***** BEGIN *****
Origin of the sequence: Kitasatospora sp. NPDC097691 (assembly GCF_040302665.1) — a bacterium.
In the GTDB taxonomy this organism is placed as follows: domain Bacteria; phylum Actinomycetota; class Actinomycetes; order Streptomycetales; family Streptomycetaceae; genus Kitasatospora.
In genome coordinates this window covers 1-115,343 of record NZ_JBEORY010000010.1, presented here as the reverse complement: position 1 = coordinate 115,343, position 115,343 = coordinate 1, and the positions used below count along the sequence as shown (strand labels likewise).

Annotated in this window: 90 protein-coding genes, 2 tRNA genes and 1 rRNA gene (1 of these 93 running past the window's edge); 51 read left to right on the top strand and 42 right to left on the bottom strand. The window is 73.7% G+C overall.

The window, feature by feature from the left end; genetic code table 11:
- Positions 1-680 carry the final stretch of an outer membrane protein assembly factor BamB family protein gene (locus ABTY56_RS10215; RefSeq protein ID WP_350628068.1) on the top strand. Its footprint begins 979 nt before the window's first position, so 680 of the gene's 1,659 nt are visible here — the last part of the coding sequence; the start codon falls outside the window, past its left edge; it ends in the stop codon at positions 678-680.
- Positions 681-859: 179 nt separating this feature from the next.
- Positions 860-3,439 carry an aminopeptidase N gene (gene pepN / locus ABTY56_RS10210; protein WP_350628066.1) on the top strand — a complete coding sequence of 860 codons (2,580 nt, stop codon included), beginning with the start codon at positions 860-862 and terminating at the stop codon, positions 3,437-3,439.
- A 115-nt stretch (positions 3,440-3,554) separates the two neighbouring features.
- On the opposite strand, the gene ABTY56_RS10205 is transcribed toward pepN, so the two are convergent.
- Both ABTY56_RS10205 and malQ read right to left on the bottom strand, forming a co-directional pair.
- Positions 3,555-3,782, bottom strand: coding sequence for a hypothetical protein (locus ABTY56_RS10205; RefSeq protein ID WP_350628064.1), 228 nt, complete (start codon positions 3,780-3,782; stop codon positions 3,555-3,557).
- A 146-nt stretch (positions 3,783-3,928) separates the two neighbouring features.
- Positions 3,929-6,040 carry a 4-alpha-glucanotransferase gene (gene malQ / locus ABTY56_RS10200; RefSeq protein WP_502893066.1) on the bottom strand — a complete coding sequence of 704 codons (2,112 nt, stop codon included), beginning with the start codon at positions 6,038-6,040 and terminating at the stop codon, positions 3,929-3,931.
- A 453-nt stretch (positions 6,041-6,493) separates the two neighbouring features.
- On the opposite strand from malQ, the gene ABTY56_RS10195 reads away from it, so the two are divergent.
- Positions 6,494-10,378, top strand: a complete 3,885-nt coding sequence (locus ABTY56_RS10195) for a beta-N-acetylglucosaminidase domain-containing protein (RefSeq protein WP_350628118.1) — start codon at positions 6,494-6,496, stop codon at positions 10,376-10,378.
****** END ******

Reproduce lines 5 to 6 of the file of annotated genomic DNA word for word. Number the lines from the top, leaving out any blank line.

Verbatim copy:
The window, feature by feature from the left end; genetic code table 11:
- Positions 1-680 carry the final stretch of an outer membrane protein assembly factor BamB family protein gene (locus ABTY56_RS10215; RefSeq protein ID WP_350628068.1) on the top strand. Its footprint begins 979 nt before the window's first position, so 680 of the gene's 1,659 nt are visible here — the last part of the coding sequence; the start codon falls outside the window, past its left edge; it ends in the stop codon at positions 678-680.